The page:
Uber, Lyft, and DoorDash have spent close to $200 million dollars in their campaign for Proposition 22, which would exempt app-based companies from California labor laws. The measure would deprive millions of workers of basic protections that app-based workers have in other countries, such as minimum wage and unemployment insurance.
To make matters worse, the Nov. 3 ballot measure could permanently hinder California’s representative democracy by requiring a seven-eighths supermajority in the legislature to amend it—all but guaranteeing that a now-powerless Republican Party would gain strong veto power over future labor protections. Prop. 22 would further exploit workers and leave Californians holding the bag.
The campaign’s talking points are dangerously misleading.
Prop. 22 would not bring “freedom” to so-called gig economy workers by exempting app-based drivers from employee status. It would calcify a status quo in which workers share a disproportionate burden of risk and overhead costs, while having little standing to enjoy the upside. The premise that app-based drivers could have more flexibility over their schedules and earn more money effectively running their own business is absurd. While plenty of W-2 employees have flexible schedules, Uber drivers do not enjoy true independence when they are misclassified as “independent contractors.”
The state legislature moved to classify gig workers as employees by passing Assembly Bill 5 last year, which codified a state Supreme Court ruling, Dynamex Operations West v. Superior Court (2018). The Dynamex ruling established a basic “ABC test” for determining if a worker should fill out a W-2 form or a contractor’s 1099 form. If a worker (a) controls how they perform their work, (b) is tasked with work outside of the hiring entity’s main business purpose, and (c) regularly performs this line of work as an established trade, then they can be an independent contractor.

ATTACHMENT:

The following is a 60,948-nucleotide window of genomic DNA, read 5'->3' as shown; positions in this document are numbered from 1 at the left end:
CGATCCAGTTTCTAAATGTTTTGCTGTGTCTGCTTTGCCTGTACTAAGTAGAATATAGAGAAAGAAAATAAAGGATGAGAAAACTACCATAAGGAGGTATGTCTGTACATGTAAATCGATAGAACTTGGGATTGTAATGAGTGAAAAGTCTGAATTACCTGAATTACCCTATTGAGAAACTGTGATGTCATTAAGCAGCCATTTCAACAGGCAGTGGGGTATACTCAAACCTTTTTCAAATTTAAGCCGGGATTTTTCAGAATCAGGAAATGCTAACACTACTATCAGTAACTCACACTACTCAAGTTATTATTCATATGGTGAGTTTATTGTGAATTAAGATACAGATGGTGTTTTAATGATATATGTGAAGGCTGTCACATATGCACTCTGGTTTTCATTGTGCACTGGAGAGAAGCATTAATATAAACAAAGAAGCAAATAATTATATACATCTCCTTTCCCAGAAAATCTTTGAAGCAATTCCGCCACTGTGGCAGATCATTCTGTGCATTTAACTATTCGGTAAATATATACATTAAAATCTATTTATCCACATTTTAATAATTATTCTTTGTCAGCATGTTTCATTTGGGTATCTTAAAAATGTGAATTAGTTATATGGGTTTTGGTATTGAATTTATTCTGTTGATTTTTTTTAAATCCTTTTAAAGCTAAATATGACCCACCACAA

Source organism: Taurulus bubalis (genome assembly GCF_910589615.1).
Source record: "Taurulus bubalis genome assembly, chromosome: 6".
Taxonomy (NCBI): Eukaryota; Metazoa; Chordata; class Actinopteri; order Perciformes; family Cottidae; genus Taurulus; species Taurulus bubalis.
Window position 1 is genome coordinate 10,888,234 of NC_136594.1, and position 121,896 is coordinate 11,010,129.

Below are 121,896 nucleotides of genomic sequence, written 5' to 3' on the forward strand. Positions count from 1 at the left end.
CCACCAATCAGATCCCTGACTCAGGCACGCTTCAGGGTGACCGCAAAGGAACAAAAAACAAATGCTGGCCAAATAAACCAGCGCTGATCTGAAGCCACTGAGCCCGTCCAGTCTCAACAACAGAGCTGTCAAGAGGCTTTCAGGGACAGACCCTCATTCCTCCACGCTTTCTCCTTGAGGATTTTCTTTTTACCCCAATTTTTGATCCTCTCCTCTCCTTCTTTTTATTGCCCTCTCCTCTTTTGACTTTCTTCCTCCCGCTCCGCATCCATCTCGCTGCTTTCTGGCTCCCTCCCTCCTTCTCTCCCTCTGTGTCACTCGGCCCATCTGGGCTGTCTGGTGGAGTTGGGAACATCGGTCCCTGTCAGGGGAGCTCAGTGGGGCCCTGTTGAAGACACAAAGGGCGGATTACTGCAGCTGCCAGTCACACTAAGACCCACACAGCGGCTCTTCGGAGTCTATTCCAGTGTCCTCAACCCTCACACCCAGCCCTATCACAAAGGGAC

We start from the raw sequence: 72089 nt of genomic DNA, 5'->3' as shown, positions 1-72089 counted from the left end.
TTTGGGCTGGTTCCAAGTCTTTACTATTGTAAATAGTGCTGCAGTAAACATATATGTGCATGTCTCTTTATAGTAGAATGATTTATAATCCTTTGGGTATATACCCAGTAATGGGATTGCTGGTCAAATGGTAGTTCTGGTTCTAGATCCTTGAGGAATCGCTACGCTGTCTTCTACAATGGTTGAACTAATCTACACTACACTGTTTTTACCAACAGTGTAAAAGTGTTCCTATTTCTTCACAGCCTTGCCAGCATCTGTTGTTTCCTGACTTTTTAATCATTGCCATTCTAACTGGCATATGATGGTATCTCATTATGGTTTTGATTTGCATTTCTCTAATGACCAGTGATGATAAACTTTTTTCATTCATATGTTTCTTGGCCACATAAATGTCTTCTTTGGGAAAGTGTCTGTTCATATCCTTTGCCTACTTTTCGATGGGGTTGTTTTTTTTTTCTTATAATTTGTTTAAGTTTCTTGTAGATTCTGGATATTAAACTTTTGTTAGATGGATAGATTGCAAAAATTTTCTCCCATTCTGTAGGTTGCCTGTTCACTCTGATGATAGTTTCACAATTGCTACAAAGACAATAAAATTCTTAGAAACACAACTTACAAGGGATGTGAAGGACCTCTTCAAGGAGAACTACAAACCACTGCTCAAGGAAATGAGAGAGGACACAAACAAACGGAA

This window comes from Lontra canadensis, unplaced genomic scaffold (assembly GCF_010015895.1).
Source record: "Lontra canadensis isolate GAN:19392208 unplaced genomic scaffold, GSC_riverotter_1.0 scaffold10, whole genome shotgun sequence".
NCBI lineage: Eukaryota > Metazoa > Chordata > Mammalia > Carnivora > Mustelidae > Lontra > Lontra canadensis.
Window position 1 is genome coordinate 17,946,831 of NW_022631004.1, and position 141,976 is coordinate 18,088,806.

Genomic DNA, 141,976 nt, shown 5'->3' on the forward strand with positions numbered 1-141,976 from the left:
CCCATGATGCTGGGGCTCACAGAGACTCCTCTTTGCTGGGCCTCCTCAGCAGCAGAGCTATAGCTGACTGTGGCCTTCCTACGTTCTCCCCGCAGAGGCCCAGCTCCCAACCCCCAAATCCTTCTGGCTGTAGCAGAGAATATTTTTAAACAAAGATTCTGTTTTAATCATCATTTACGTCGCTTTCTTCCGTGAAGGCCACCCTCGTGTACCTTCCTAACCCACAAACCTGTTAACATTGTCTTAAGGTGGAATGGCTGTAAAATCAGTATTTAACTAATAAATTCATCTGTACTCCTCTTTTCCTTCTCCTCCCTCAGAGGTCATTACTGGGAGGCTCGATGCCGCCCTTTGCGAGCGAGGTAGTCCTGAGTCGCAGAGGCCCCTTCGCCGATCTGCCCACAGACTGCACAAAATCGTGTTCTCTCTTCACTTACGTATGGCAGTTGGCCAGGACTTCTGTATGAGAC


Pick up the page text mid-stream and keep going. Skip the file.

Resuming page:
Many professionals who would otherwise pass the ABC test were exempted, and continue to be exempted in new legislation passed after AB 5, on the premise that the balance of risk and reward was beneficial to workers as contractors. This power dynamic doesn’t apply to app-based drivers and delivery workers.
So how do they pass the ABC test?
- App-based drivers may choose when they drive, but they have no control over their rate of compensation. To wit, Uber has been repeatedly sued for wage theft in part due to its practices of undercounting mileage and suddenly slashing rates to undercut the competition, forcing drivers to work for many more hours than they used to in order to stay afloat. In some cases, Uber drivers have had to strategically band together to game the app’s algorithm in order to trigger surge pricing. W-2 employees would be guaranteed a minimum wage and overtime pay. Instead, Prop. 22 offers a minimum wage only for time spent serving customers, not time spent driving around looking for riders or waiting for delivery orders. After factoring in vehicle costs, UC Berkeley scholars estimated that an Uber driver’s hourly net pay could fall below $6 an hour under Prop. 22, below the federal minimum wage. (Current estimates range around $10.)